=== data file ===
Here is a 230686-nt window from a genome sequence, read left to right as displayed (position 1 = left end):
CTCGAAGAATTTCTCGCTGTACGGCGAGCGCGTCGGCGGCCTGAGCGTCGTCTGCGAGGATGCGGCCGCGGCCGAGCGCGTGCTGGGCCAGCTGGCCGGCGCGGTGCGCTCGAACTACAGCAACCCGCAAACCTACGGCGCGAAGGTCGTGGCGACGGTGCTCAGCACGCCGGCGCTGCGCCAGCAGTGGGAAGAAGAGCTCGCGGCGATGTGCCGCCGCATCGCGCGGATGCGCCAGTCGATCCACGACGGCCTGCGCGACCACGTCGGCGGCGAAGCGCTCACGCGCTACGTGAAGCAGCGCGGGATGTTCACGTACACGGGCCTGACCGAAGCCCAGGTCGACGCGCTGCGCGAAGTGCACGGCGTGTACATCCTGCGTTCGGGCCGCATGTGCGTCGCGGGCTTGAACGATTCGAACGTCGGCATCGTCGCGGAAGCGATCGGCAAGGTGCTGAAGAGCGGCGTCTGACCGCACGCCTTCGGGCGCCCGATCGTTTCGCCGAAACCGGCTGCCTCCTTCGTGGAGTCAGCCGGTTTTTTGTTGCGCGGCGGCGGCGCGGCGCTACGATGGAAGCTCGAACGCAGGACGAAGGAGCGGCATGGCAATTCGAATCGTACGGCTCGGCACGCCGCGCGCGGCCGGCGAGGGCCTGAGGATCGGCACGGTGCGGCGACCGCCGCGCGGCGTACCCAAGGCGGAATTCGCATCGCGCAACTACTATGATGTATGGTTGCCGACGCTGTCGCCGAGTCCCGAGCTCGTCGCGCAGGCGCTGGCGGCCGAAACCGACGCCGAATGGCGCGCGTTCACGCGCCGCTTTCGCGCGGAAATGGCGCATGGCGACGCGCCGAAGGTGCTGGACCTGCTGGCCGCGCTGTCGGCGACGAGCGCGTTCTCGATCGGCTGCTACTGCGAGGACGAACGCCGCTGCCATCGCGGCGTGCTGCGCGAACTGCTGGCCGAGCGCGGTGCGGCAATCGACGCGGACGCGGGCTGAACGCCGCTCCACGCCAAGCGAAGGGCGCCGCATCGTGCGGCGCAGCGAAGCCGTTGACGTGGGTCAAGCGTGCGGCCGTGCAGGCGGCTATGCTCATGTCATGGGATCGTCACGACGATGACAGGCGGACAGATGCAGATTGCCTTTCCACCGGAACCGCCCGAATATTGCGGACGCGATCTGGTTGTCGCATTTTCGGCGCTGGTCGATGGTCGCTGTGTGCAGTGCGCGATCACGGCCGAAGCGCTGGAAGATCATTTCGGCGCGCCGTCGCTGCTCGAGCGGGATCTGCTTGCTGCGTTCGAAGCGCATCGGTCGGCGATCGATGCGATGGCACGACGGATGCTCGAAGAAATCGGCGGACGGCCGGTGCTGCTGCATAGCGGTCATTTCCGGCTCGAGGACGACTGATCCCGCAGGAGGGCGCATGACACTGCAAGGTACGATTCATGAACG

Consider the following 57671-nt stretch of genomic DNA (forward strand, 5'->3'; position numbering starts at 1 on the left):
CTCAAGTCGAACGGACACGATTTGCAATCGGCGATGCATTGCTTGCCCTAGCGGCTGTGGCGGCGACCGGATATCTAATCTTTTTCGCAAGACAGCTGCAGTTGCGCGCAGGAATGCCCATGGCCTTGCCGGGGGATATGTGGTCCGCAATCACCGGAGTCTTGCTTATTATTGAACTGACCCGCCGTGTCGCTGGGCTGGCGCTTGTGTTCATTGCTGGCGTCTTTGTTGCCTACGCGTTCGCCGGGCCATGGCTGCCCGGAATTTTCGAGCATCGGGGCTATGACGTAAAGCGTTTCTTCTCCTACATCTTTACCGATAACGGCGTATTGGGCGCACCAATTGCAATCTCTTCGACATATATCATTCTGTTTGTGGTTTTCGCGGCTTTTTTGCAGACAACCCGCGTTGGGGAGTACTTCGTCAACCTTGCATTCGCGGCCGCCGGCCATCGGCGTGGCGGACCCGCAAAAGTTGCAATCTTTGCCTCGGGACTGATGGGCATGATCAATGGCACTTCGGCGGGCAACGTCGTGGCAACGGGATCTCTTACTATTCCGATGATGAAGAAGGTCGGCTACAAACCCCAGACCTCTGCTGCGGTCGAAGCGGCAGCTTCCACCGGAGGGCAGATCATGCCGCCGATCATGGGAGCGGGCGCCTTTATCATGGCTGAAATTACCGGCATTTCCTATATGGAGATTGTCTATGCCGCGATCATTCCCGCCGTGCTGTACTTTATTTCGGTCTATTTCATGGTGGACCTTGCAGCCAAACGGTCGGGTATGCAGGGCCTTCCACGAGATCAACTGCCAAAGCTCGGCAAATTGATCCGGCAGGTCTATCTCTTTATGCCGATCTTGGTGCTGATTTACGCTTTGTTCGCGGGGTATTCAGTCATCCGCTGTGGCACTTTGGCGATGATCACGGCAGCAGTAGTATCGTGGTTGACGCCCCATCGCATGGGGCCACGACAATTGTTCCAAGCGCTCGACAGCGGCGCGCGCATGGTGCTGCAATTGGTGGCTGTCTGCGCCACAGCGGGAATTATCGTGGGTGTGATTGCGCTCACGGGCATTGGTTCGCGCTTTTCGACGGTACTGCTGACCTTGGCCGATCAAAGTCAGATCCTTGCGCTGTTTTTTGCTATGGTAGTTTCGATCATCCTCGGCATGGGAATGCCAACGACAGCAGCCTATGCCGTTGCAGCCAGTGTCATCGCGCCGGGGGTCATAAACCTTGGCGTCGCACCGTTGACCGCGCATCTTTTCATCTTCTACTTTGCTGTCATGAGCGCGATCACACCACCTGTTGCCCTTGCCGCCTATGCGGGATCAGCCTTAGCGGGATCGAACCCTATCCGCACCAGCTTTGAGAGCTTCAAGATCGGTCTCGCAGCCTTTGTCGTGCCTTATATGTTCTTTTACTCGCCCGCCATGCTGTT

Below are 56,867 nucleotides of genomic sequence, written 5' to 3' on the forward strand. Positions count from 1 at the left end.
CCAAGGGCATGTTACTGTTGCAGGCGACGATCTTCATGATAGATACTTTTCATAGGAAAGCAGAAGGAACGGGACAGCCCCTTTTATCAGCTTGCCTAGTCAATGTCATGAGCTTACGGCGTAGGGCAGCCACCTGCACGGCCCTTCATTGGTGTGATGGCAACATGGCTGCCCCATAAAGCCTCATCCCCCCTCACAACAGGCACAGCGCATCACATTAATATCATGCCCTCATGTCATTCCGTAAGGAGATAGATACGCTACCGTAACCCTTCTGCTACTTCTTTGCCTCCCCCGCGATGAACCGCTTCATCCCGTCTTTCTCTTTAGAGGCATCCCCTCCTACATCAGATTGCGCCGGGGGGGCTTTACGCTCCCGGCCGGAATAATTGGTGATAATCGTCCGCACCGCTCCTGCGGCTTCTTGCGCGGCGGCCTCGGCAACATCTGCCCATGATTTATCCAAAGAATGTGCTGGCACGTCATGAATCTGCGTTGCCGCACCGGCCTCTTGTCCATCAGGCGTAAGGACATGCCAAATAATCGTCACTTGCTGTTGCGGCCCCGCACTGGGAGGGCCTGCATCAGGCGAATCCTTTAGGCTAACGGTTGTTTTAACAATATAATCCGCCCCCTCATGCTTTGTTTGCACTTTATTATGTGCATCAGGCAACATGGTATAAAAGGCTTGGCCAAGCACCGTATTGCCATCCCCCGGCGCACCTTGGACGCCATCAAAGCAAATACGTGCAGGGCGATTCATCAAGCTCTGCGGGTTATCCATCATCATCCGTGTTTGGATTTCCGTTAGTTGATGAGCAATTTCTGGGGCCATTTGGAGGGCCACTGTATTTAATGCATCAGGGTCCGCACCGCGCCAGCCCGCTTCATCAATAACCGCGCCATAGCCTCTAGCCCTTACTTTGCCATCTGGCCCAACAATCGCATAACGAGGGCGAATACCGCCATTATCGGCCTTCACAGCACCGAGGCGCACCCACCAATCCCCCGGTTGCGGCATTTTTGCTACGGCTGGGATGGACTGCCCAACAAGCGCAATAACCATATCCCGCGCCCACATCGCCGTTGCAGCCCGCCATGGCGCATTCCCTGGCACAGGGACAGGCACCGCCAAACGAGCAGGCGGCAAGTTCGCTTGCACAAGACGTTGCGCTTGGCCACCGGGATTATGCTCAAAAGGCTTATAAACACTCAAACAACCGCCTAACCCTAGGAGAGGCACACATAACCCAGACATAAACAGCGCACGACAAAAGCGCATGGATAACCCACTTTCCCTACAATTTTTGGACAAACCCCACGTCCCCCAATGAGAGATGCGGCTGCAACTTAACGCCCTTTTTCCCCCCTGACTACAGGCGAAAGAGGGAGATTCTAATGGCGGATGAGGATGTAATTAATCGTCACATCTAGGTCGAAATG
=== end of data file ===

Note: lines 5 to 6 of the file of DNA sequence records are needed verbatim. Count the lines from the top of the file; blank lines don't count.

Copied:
Below are 56,867 nucleotides of genomic sequence, written 5' to 3' on the forward strand. Positions count from 1 at the left end.
CCAAGGGCATGTTACTGTTGCAGGCGACGATCTTCATGATAGATACTTTTCATAGGAAAGCAGAAGGAACGGGACAGCCCCTTTTATCAGCTTGCCTAGTCAATGTCATGAGCTTACGGCGTAGGGCAGCCACCTGCACGGCCCTTCATTGGTGTGATGGCAACATGGCTGCCCCATAAAGCCTCATCCCCCCTCACAACAGGCACAGCGCATCACATTAATATCATGCCCTCATGTCATTCCGTAAGGAGATAGATACGCTACCGTAACCCTTCTGCTACTTCTTTGCCTCCCCCGCGATGAACCGCTTCATCCCGTCTTTCTCTTTAGAGGCATCCCCTCCTACATCAGATTGCGCCGGGGGGGCTTTACGCTCCCGGCCGGAATAATTGGTGATAATCGTCCGCACCGCTCCTGCGGCTTCTTGCGCGGCGGCCTCGGCAACATCTGCCCATGATTTATCCAAAGAATGTGCTGGCACGTCATGAATCTGCGTTGCCGCACCGGCCTCTTGTCCATCAGGCGTAAGGACATGCCAAATAATCGTCACTTGCTGTTGCGGCCCCGCACTGGGAGGGCCTGCATCAGGCGAATCCTTTAGGCTAACGGTTGTTTTAACAATATAATCCGCCCCCTCATGCTTTGTTTGCACTTTATTATGTGCATCAGGCAACATGGTATAAAAGGCTTGGCCAAGCACCGTATTGCCATCCCCCGGCGCACCTTGGACGCCATCAAAGCAAATACGTGCAGGGCGATTCATCAAGCTCTGCGGGTTATCCATCATCATCCGTGTTTGGATTTCCGTTAGTTGATGAGCAATTTCTGGGGCCATTTGGAGGGCCACTGTATTTAATGCATCAGGGTCCGCACCGCGCCAGCCCGCTTCATCAATAACCGCGCCATAGCCTCTAGCCCTTACTTTGCCATCTGGCCCAACAATCGCATAACGAGGGCGAATACCGCCATTATCGGCCTTCACAGCACCGAGGCGCACCCACCAATCCCCCGGTTGCGGCATTTTTGCTACGGCTGGGATGGACTGCCCAACAAGCGCAATAACCATATCCCGCGCCCACATCGCCGTTGCAGCCCGCCATGGCGCATTCCCTGGCACAGGGACAGGCACCGCCAAACGAGCAGGCGGCAAGTTCGCTTGCACAAGACGTTGCGCTTGGCCACCGGGATTATGCTCAAAAGGCTTATAAACACTCAAACAACCGCCTAACCCTAGGAGAGGCACACATAACCCAGACATAAACAGCGCACGACAAAAGCGCATGGATAACCCACTTTCCCTACAATTTTTGGACAAACCCCACGTCCCCCAATGAGAGATGCGGCTGCAACTTAACGCCCTTTTTCCCCCCTGACTACAGGCGAAAGAGGGAGATTCTAATGGCGGATGAGGATGTAATTAATCGTCACATCTAGGTCGAAATG